“I saw some extraordinary sculpture. People took a lot of time to make something powerful. Beautiful. Elegant. Menacing,” he said. “We can do better.”
Now, he said, is a time to appropriate the images of the past and update them for a new era. “There’s something moving in the culture. There something changing in the winds,” he said. “I’m tired of the dysfunction; I’m tired of the strife.”
And a voice in the crowd called out, “We are, too!”
Behind Wiley, the statue was covered by a 600-pound shroud. When he gave the word, workers pulled ropes to release the silvery cloth — but it snagged on the statue’s hair. As workers tried to uncover the rider’s head, Wiley laughed, talked with the crowd and visited with the marching band, which kept on playing.
“I’m always suspicious of stuff that’s, like, tied in a bow, perfect,” Wiley said as onlookers came up to thank him for the statue. “Life is messy — it’s like this unveiling, which in a strange way adds even more sort of gravity to who is underneath there. Who is this? . . . We’re all waiting to see what he looks like.”
After about 40 minutes, a firefighter climbed a ladder and cut the cloth away to cheers and applause.
The museum has not disclosed the cost of the acquisition, which was covered by private donations. But board member Bill Royall, who with his wife, Pam, has been a longtime collector of Wiley’s art, told the trustees before they voted that this was a key moment for the institution and the city.
“It’s our opportunity to make a stand,” Royall said in an interview. “Richmond is the most important city for this discussion we’re having about the Lost Cause and statues, and I just thought this would be the time for our generation.”
“I’m tired of hearing — every time there’s a story in the press . . . it can’t mention Richmond without saying ‘the former capital of the Confederacy,’ ” Royall said. “It’s time to get past that.”
State Sen. Jennifer L. McClellan (D-Richmond) grew up feeling torn about the city’s famous monuments. Today she lives a few blocks from the epic statue of Confederate Gen. Robert E. Lee that forms the focal point of Monument Avenue.
“I drive past it every day on my way to the Capitol, where he took command to lead the [Confederate] army,” McClellan said. As a black elected official, “I am my ancestors’ wildest dreams come true, and I am probably every one of those men’s worst nightmare,” she said.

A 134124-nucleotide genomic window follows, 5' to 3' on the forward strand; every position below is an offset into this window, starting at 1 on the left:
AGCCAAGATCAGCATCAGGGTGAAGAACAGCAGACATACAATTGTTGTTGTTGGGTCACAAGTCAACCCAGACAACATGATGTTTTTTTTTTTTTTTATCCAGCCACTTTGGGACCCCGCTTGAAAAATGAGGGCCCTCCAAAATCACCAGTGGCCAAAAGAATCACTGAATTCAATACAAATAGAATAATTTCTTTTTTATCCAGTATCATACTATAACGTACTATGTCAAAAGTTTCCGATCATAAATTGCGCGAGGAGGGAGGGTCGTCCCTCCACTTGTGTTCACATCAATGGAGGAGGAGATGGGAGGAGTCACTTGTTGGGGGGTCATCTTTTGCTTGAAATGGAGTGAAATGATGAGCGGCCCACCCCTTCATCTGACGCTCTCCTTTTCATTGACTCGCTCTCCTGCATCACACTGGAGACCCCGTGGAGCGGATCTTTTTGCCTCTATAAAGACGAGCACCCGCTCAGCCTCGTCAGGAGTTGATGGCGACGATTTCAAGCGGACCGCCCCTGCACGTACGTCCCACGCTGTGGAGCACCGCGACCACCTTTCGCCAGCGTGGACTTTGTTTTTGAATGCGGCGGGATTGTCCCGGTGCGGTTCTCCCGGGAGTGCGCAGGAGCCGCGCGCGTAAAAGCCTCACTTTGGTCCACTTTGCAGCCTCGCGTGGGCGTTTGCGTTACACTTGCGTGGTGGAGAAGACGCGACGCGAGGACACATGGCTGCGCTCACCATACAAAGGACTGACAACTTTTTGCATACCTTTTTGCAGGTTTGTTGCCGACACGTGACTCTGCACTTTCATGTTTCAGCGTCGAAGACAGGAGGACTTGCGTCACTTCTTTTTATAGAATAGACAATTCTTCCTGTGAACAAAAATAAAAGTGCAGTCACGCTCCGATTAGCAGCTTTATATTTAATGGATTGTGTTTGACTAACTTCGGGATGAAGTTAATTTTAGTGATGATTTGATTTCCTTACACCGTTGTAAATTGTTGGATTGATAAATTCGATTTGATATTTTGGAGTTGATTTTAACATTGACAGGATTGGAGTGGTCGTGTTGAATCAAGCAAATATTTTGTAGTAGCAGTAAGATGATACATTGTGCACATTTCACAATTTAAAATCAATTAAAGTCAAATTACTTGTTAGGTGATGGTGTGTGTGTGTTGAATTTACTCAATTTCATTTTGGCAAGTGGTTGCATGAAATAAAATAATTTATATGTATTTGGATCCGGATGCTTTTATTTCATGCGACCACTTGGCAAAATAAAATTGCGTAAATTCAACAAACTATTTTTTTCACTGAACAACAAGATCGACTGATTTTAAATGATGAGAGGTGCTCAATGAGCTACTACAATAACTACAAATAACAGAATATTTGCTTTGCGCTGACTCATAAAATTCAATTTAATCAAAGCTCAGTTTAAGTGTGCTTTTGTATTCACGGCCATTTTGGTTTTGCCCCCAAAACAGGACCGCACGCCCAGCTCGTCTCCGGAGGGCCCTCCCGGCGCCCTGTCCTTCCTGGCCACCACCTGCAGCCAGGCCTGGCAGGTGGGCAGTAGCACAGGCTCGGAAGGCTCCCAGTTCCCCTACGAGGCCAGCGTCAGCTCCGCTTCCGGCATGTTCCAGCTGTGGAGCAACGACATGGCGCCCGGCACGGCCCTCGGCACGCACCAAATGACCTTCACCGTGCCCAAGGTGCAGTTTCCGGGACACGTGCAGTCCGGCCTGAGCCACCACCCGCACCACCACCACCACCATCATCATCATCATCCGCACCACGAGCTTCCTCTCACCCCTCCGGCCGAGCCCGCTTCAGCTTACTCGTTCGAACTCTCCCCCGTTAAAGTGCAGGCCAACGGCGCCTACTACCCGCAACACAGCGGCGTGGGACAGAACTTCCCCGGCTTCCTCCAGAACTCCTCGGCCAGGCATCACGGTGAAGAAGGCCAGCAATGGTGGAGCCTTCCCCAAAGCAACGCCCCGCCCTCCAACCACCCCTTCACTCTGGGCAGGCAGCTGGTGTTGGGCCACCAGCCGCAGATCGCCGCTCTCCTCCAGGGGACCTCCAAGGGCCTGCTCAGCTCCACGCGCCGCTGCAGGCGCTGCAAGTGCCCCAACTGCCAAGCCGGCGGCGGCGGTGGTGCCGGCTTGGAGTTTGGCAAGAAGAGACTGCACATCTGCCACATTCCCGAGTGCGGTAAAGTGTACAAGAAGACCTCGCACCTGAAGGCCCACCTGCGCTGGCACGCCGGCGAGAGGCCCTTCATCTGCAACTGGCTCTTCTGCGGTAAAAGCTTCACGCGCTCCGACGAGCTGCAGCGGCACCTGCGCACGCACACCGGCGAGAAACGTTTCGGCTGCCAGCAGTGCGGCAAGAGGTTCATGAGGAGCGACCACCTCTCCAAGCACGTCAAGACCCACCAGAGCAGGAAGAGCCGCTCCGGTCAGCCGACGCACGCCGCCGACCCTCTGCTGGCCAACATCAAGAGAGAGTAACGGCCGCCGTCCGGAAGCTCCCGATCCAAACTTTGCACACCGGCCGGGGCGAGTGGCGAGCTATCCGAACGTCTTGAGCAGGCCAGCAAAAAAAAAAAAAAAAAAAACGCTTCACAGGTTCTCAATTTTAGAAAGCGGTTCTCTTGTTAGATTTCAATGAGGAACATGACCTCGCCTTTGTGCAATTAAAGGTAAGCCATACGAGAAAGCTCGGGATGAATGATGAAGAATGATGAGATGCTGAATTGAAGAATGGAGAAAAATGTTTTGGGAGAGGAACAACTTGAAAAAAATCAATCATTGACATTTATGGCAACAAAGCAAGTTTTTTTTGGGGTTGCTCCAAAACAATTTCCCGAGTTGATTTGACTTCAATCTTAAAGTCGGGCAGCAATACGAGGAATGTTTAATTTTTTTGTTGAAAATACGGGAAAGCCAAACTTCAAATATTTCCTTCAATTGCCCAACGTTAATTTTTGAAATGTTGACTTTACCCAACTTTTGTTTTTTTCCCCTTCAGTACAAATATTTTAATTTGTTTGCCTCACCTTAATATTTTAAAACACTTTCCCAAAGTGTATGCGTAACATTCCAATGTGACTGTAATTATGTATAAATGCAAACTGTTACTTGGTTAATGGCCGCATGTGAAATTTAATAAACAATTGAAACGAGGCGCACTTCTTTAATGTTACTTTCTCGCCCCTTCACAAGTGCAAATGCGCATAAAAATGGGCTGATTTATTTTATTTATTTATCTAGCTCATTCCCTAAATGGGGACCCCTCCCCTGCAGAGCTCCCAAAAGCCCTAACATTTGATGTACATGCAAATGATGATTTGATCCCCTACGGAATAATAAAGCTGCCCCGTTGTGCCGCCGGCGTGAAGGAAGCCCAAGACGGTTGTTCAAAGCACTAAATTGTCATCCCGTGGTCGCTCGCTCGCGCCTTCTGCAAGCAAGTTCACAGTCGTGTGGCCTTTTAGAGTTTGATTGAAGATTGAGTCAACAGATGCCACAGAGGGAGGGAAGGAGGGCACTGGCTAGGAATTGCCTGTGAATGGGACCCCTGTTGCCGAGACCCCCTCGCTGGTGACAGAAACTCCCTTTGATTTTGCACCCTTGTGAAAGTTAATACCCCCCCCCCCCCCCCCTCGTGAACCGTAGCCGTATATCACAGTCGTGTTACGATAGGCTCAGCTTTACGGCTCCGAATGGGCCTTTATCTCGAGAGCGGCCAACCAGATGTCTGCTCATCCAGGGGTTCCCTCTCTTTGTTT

So far, community reaction has been positive, though the museum has beefed up security.
The Virginia Flaggers, a group of Confederate enthusiasts who wave battle flags in front of the museum about once a week, made no appearance last week as the site was being prepared for the statue. The group could not be reached for comment.
On Monument Avenue, a preservation society that has argued that the Confederate monuments should remain but be placed into historical context took a vote of support for “Rumors of War.”
“Absolutely — it’s fantastic,” said Bill Gallasch, president of the Monument Avenue Preservation Society. “Put in new statues that tell a more complete story. . . . We all gotta live in this world, so let’s make the best of it.”
The statue was cast in Shanghai and shipped from Hong Kong to New York in four pieces: the base with three horse legs; the body of the horse with the legs of the rider; the horse’s raised front right leg; and the upper body of the rider. It was assembled in New York for a debut in Times Square in September, then disassembled and trucked down to Richmond.
The Richmond site was selected for maximum visibility. Wiley had said he wanted to replicate the Stuart statue’s place in the center of a traffic circle; “Rumors of War” stands along Arthur Ashe Boulevard on an island between two driveways leading onto the museum grounds.
Late Friday afternoon, when the statue was fully assembled, Paul and Monique Flowers arrived at the museum for an evening jazz concert. The two, both African American and lifelong Richmonders, were unprepared for the statue that greeted them out front.
“It’s amazing. Amazing,” Paul Flowers, a pastor, repeated in a hushed voice. “I never thought I would see this day.”
“It’s beautiful,” said Monique, a middle school teacher. “The details of his features — showing the beauty of the ethnicity . . .” Her voice trailed off. Then she noticed one more detail.
“And the fact that the statue itself is all black, it’s just beautiful. Everything is black, just solid black.”